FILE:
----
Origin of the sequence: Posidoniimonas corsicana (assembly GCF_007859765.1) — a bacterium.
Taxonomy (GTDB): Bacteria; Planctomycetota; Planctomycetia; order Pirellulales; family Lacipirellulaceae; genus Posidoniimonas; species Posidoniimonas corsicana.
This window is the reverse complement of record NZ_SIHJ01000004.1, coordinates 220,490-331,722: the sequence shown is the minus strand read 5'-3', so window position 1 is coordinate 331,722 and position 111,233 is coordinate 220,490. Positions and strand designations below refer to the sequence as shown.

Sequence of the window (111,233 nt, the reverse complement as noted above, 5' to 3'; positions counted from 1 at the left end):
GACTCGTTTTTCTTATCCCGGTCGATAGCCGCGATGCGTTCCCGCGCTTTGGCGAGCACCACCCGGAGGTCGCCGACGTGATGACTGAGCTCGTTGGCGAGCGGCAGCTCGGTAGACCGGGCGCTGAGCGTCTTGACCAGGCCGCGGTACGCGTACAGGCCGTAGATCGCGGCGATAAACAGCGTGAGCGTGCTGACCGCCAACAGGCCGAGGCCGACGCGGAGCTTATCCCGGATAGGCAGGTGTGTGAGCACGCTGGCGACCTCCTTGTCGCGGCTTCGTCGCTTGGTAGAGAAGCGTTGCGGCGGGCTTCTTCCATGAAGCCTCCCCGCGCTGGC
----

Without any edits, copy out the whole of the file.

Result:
Origin of the sequence: Posidoniimonas corsicana (assembly GCF_007859765.1) — a bacterium.
Taxonomy (GTDB): Bacteria; Planctomycetota; Planctomycetia; order Pirellulales; family Lacipirellulaceae; genus Posidoniimonas; species Posidoniimonas corsicana.
This window is the reverse complement of record NZ_SIHJ01000004.1, coordinates 220,490-331,722: the sequence shown is the minus strand read 5'-3', so window position 1 is coordinate 331,722 and position 111,233 is coordinate 220,490. Positions and strand designations below refer to the sequence as shown.

Sequence of the window (111,233 nt, the reverse complement as noted above, 5' to 3'; positions counted from 1 at the left end):
GACTCGTTTTTCTTATCCCGGTCGATAGCCGCGATGCGTTCCCGCGCTTTGGCGAGCACCACCCGGAGGTCGCCGACGTGATGACTGAGCTCGTTGGCGAGCGGCAGCTCGGTAGACCGGGCGCTGAGCGTCTTGACCAGGCCGCGGTACGCGTACAGGCCGTAGATCGCGGCGATAAACAGCGTGAGCGTGCTGACCGCCAACAGGCCGAGGCCGACGCGGAGCTTATCCCGGATAGGCAGGTGTGTGAGCACGCTGGCGACCTCCTTGTCGCGGCTTCGTCGCTTGGTAGAGAAGCGTTGCGGCGGGCTTCTTCCATGAAGCCTCCCCGCGCTGGC